So iconic is the image of The Scream that in our modern times it has become an emoji, as one of the most common human expressions. But pick up your mobile phone now and look at the icon: the character’s hands are pressed against the cheeks, as we usually do when in shock or screaming in fright. In Edvard Munch’s picture, the hands are over the ears, as if to block – or amplify? – a sound. The person depicted is hearing, not necessarily producing, a scream. Puzzled? Who was the man behind The Scream, who was the artist, who was Edvard Munch? All (almost) will be revealed in this fascinating exhibition at the British Museum.
This is the largest exhibition of Munch’s prints in the UK for 45 years, and the first at the British Museum. A collaboration with Norway’s Munch Museum, it displays nearly 50 prints from their collection, together with works from the British Museum own collection and other loans from the UK and Europe. Over 80 artworks show the artist’s insight and skills in expressing the whole range of human emotions, from love, to anxiety and grief. The focus is largely on Munch’s most innovative period of printmaking, between the 1890s and the end of World War I. Three prints,Vampire II, Madonna and Head by Head are displayed alongside their original matrices – never seen in the UK before. The tags provide a good explanation of the various printing techniques. There are also printing workshops linked to the exhibition.
And yes, of course, The Scream is there too, as ever the catalyst of the show. The British Museum displays a rare lithograph in black and white, made by Munch after a painted version and two drawings of the image. It was this print which was spread widely during his lifetime and made him famous. It includes an inscription in German, which translates, ‘I felt a large scream pass through nature’. The story behind this iconic painting is intensely autobiographical. While Munch was out at sunset with his friends on a hill overlooking Oslo, the clouds turned red, as red as blood, and the artist suddenly experienced a sort of cosmic pain, inside and out, while his friends walked obliviously on.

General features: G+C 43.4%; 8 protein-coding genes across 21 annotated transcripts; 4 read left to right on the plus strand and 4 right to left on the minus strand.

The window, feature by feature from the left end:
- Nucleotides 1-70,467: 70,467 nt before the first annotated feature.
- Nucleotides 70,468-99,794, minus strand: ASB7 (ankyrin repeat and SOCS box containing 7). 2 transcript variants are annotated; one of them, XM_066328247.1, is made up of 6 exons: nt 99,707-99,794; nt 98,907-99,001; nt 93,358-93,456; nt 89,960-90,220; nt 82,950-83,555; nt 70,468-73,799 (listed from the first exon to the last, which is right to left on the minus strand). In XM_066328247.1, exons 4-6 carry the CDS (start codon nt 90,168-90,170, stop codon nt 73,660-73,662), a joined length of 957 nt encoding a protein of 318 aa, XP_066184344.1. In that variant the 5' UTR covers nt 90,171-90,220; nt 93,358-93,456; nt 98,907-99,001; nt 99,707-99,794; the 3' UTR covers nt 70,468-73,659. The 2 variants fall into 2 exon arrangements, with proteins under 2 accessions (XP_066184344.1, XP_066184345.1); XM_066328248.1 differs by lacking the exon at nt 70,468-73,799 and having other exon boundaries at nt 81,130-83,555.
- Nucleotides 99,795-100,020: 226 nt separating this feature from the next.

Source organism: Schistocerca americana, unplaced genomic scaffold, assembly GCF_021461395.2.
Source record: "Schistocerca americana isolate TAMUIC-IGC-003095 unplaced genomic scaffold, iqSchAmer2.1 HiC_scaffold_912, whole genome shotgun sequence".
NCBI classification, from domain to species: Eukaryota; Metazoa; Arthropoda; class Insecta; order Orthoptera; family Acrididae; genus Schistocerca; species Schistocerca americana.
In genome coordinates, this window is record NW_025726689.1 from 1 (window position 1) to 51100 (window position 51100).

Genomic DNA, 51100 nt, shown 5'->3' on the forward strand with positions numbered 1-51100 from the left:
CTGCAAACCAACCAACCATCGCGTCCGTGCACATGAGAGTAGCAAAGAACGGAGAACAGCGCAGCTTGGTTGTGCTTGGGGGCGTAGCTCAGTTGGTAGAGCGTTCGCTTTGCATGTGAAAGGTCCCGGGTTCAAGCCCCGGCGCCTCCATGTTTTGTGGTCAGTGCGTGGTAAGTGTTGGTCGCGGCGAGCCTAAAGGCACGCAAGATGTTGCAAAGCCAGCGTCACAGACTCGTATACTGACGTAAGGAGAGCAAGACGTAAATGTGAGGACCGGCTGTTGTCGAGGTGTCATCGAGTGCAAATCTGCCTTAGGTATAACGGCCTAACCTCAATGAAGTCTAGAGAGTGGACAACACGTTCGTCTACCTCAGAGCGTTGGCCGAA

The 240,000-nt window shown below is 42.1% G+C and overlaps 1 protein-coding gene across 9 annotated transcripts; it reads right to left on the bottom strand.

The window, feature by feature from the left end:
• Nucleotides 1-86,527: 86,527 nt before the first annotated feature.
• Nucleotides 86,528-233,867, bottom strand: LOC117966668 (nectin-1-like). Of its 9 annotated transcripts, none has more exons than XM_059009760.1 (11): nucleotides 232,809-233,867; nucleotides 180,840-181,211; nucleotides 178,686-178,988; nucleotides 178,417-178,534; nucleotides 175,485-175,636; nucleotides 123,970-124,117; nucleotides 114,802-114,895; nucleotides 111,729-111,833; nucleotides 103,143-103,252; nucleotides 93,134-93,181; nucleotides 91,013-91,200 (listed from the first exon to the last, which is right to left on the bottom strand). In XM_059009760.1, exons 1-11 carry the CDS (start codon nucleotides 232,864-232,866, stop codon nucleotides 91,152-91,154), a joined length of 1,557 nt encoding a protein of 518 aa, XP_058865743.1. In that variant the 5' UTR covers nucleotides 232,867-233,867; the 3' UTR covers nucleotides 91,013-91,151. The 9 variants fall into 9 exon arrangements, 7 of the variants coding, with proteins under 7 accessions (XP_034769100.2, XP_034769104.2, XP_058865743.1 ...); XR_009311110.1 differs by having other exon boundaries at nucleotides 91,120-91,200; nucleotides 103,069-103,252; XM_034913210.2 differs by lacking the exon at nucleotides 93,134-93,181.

While it is important to demystify the myth of the binomial artist/madman, in the case of Munch, his artistic production is very much linked to a mal de vivre born out of an inclination towards and fear of mental illness. Profoundly scarred by the loss of his mother and elder sister through tuberculosis, and by the consequent psychoses of his father’s and another sister’s, Munch lived in a constant state of enhanced anxiety, from which he sought relief in painting, and self-medication in alcohol. Alcohol addiction eventually precipitated a nervous breakdown, for which he was hospitalised in 1908. He underwent electroshock and came out a different person. He stopped drinking and lived for another 30 years, continuing to work, but together with the anxiety he had lost his sparkle. We can see some of his post breakdown pictures in the last room: couples who were tormented and divided by isolation before, now seem to blend into each other, but in a sort of shared defeat. The artist made use of a number of symbols and recurrent images in his works, with old women dressed in black and symbolising death. Strangely, the man in these gentler post madness pictures, also resemble the old woman/death figure.
The rooms chronicle Munch’s development, his relationships and debt to thinkers, writers, playwrights, psychiatrists, and other artists of the time, his intrigue and fear of women, his bohemian lifestyle, and his lifelong ambition to put together his never quite finished opera magna,The Frieze of Life, which was to portray each aspect of the human condition in a long series of works exhibited together.
The printer in you will love this exhibition, which shows how different printing techniques and use of colour convey different emotions. And the human being in you will feel less isolated in the knowledge that everyone else also goes to dark places, often or occasionally, yet still experiencing their own suffering as unique.
First published in the East Finchley Open Artists May 2019 Newsletter - Click HERE to subscribe to the newsletter.